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Monday, February 05, 2018

PAS-18-624: Mechanistic investigations of psychosocial stress effects on opioid use patterns (R01- Clinical Trial Optional)

Psychosocial stress, defined here as socioenvironmental demands that tax the adaptive capacity of the individual (e.g., low socioeconomic status, childhood adversity, bullying), has repeatedly been linked to substance use disorders (SUDs). Neighborhood poverty and social support are shown to influence substance use patterns. Among smokers, multiple psychosocial stressors are associated with relapse, and acute psychosocial stress has been demonstrated to enhance cigarette craving and smoking behavior. Similarly, psychosocial stress has been associated with greater risk of relapse in individuals with alcohol and cocaine use disorders. Recent findings suggest that OUD might also be influenced by psychosocial stress, although the exact relationship and underlying mechanisms remain poorly understood.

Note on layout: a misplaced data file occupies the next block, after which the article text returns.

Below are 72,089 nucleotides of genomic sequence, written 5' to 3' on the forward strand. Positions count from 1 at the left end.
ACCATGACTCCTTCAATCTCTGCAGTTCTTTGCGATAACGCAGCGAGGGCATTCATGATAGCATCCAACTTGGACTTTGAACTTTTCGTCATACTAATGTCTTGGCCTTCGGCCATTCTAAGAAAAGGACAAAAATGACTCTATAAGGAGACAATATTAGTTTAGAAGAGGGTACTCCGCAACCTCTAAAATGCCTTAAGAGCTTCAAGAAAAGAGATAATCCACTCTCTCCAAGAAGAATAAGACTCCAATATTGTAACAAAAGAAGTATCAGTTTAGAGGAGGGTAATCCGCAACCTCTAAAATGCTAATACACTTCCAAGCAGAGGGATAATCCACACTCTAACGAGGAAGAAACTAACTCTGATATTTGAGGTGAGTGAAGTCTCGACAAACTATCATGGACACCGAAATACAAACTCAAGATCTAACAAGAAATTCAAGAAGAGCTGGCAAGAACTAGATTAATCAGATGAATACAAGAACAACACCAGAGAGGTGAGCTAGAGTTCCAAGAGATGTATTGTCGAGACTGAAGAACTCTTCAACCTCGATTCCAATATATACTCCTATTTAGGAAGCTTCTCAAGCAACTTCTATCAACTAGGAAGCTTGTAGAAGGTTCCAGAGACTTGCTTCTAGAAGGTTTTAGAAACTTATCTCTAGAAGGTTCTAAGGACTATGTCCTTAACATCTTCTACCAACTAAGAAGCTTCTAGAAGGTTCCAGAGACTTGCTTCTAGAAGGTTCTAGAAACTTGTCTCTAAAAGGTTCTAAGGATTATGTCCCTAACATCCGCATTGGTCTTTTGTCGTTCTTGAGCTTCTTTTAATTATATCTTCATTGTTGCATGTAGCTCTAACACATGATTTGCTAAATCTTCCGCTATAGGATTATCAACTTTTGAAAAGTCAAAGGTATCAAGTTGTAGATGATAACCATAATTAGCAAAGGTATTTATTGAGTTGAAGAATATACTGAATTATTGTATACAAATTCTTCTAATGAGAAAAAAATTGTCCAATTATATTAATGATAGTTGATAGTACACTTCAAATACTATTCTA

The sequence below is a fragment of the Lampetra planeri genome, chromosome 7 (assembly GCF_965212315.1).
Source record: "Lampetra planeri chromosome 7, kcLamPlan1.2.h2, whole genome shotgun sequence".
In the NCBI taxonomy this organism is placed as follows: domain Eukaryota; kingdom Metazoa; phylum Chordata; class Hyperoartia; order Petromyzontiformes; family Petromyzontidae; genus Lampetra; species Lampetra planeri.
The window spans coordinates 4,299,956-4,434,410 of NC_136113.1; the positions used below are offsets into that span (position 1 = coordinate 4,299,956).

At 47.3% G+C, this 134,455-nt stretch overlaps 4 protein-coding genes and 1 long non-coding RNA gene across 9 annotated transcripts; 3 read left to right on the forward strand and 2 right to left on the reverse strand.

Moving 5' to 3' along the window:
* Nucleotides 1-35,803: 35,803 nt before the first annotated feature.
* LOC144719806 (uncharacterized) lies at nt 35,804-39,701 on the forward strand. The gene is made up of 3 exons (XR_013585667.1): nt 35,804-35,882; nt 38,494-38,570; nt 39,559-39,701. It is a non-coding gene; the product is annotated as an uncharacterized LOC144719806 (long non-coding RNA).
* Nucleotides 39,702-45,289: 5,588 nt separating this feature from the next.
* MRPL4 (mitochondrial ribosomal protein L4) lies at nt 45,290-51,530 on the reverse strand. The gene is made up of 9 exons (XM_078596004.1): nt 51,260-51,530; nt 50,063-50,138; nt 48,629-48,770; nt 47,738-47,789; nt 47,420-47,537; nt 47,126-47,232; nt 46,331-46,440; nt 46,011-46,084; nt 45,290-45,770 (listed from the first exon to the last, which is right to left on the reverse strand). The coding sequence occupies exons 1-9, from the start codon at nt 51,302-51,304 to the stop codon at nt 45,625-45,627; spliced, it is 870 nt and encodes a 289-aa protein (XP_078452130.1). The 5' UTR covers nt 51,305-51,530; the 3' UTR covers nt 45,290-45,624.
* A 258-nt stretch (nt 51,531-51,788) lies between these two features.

In light of the current opioid epidemic in the United States, there is an urgent need to understand how psychosocial stress influences the risk for opioid misuse, abuse, and use disorder. According to the 2014 National Survey on Drug Use and Health (NSDUH), over 4 million Americans engaged in non-medical use of prescription opioids in the previous month, and approximately 1.9 million Americans met criteria for OUD. Further, according to the Center for Disease Control (CDC), deaths from drug overdose in the US exceeded 60,000 last year, surpassing the number of AIDS-related deaths at the height of the HIV/AIDS epidemic. Another recent CDC report indicates that areas with the largest number of filled prescriptions for pain medications also have higher rates of poverty and unemployment, implicating psychosocial stressors as factors that exacerbate opioid use patterns across the country. Notably, relatively few mechanistic studies have investigated the relationship between psychosocial stress and substance use disorders, of which only a fraction pertains to OUDs specifically.